I placed that statement on Twitter Tuesday to make sure people realize how Sherman feels. It has garnered more than 47,000 total engagement in less than 24 hours, which says a lot about how much Sherman means to so many fans in this city.
A few of those fans have taken to social media to publicly berate the man they once beloved. And Sherman just can’t understand the haters, considering everything he did as a Pro Bowl cornerback for the Seahawks, helping lead the team to back-to-back Super Bowls.
“This whole process has definitely made me more aware of the hate and hypocrisy out there,’’ Sherman wrote. “Fans calling me a traitor and burning my jersey know if they got fired and a competitor offered them more money, they'd take it in a heartbeat.”
Sherman wanted to clarify a few points that he felt have been misconstrued. So he wrote the story titled, How It All Went Down.
“The Seahawks didn't ask me to take a pay cut,’’ Sherman wrote. “There was no negotiation. They informed me they intended to release me. I didn’t choose to leave Seattle. The Seahawks chose to let me go.”
And the Seahawks also chose to let their division rivals have him. Sherman said Seahawks general manager John Schneider asked Sherman to give the team the chance to match any offer he received.
After he received the offer from the 49ers (a heavily incentive-based, 3-year-deal with $3 million signing bonus) Sherman did exactly what Schneider asked of him. He called, but Schneider declined to match the offer.
So Sherman’s time as a Seahawks star came to an end. And as one might expect, he’s a little bitter about it.
“I hope they look back and understand I gave everything I had to that franchise,’’ Sherman wrote. “I played through an elbow injury, a wrist injury, an MCL, and more sprains and strains than I can even count. … And before I tore [the Achilles], I had been dealing with it for a while. I knew it was gonna go at some point, but I kept on playing because the other guys in the locker room were counting on me.
“Seven years and I didn’t miss a game until my Achilles finally went. And this is what I get. At the first sign of adversity … they let me go.”
It hurts even though Sherman said he understand it’s a business.
This isn’t a criticism of the Seahawks. They felt the $11 million Sherman would earn in 2018 was more than they could afford to pay with all the other needs the team has to address.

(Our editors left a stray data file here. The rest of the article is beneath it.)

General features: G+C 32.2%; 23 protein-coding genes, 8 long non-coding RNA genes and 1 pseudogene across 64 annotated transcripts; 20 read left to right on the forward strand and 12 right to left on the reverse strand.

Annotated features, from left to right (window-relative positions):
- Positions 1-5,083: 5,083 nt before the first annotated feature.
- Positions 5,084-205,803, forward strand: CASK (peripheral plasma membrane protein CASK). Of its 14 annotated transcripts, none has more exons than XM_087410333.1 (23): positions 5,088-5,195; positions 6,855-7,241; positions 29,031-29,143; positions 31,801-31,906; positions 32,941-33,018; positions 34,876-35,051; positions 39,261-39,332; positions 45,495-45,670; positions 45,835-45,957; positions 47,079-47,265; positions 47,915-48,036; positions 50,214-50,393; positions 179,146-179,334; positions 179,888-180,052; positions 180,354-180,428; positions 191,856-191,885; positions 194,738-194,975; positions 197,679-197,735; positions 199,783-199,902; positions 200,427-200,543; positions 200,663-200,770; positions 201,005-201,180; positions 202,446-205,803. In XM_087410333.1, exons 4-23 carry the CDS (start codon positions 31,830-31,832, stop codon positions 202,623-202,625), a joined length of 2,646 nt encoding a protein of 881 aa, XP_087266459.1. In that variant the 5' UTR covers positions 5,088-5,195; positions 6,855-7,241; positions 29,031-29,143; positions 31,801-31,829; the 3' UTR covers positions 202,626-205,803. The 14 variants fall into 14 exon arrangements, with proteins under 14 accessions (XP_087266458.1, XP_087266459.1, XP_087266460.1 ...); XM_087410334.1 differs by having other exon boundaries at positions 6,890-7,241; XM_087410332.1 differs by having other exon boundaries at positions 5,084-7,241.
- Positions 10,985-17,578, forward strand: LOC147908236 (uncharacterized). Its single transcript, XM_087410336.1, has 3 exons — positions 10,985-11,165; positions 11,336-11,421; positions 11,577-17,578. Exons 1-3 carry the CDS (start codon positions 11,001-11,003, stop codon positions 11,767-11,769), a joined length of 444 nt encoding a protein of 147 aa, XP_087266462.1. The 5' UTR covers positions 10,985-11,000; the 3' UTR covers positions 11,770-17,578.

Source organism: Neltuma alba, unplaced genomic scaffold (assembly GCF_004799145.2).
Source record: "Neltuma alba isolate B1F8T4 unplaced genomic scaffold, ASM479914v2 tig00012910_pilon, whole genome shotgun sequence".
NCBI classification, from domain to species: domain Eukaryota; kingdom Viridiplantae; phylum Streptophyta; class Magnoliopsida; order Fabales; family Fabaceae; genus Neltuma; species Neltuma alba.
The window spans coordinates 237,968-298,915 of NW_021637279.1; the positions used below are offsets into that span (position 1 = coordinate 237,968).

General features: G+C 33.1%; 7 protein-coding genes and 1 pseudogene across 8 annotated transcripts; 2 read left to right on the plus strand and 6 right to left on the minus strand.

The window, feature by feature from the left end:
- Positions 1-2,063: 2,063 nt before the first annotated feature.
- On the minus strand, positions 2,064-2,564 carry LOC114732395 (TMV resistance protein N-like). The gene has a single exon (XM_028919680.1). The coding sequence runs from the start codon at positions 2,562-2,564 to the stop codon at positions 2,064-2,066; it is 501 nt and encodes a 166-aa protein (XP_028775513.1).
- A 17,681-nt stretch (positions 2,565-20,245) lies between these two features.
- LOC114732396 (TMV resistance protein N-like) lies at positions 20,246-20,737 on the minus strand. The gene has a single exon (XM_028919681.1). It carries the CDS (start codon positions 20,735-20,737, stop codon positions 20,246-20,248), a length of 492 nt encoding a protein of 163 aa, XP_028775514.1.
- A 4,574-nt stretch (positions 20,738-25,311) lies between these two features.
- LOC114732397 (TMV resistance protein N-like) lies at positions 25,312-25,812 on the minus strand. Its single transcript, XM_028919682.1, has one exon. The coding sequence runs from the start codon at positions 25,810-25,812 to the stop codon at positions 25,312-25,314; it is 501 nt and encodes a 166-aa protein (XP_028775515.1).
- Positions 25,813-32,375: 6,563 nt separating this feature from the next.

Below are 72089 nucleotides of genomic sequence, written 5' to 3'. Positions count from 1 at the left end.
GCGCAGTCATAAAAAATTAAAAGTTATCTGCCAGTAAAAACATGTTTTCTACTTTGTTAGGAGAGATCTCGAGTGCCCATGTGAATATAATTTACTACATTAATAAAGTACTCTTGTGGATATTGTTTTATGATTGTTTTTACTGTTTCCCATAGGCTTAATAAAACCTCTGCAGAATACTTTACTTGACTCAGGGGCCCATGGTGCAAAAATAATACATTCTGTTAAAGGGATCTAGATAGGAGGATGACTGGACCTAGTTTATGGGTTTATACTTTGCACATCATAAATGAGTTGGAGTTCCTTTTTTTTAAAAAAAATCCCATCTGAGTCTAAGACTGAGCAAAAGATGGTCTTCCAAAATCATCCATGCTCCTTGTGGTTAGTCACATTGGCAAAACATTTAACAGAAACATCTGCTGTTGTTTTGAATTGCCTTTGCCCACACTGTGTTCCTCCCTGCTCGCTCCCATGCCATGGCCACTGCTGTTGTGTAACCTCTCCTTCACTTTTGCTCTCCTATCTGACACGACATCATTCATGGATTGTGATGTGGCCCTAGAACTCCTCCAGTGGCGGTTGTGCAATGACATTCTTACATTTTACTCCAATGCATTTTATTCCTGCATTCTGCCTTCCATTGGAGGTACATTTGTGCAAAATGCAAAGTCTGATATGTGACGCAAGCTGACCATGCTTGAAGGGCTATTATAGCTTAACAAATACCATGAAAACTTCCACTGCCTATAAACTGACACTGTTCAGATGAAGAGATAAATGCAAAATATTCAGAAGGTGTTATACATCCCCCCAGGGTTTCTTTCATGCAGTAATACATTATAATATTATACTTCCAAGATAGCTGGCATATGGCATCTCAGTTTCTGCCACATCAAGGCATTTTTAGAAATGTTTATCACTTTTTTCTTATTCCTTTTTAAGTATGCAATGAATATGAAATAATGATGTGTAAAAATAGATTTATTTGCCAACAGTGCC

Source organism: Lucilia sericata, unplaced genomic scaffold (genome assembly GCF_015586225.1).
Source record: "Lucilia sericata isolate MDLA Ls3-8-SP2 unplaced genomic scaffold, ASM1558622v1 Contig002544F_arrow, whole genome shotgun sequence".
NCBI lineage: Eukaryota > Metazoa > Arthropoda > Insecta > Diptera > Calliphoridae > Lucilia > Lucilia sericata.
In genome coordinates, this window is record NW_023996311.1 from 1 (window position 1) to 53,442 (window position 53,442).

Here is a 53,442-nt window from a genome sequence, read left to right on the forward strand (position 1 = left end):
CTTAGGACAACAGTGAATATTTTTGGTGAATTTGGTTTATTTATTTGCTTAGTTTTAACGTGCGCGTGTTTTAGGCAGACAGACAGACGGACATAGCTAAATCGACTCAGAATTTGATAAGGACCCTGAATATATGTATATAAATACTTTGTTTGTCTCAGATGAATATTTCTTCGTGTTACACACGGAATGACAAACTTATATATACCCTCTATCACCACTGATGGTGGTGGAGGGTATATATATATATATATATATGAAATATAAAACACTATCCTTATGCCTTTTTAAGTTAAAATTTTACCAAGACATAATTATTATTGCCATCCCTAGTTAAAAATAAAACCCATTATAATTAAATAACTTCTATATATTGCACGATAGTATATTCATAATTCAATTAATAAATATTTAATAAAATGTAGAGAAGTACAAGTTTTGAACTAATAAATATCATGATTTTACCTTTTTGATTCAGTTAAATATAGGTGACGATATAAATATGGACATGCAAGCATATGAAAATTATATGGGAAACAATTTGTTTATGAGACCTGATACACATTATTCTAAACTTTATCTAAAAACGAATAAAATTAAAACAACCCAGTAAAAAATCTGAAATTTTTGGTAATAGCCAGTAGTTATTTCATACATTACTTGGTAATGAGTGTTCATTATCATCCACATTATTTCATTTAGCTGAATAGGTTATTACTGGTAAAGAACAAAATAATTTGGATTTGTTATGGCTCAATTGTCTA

Teams and players move on. Just part of the game, but Sherman doesn’t deserve criticism, either.
It’s OK to hate that he’s a 49er now. It’s not OK to hate the man who gave his heart and soul to the team he was forced to leave.
SEATTLE – As the saying goes, it’s survive and advance for tournament play in March.
The Washington Huskies were a prime example of that theory Wednesday night in a 77-74 victory over Boise State at Alaska Airlines Arena.
In a frantic final minute, the Huskies watched a 9-point lead evaporate into Boise State taking a 3-point shot to try to force overtime.
Fortunately this time for UW, the shot by Lexus Williams was in and out off the rim and the Huskies survived in the opening round of the NIT.
Washington also overcame a brilliant performance by Boise State’s 6-7 senior guard Chandler Hutchinson. The Mountain West Player of the Year scored 39 points and grabbed 14 rebounds.
“They have one of the best players in the country that no one knows about,’’ UW coach Mike Hopkins said of Hutchinson. “I almost had a cardiac there at the end.”
Hutchinson made 11 of 17 shots and 14 of 19 free throws. The rest of the team made 12 of 38 shots and six free throws.
“He’s great, but one person can’t do it all,” said UW guard Matisse Thybulle, who had 18 points, five rebounds and four steals. “We were able to hold down some of their other key players.”
The Huskies were lucky that Hutchinson didn’t have the ball for the final shot. Williams missed all seven shots he took in the game. His first 3-point attempt at the end was partially blocked by Dom Green, but Williams still had time to take one last shot before the buzzer. He almost made it.
“I’ll tell you something,’’ Hopkins said. “We beat a really good basketball team tonight. They have a heck of a program.”
Now the Huskies (21-12) try to beat a much better team on Monday night when they face top-seeded St. Mary’s, a group of players still seething over not getting picked for the NCAA Tournament. It showed Tuesday night when the Gaels crushed Southeastern Louisiana 89-45.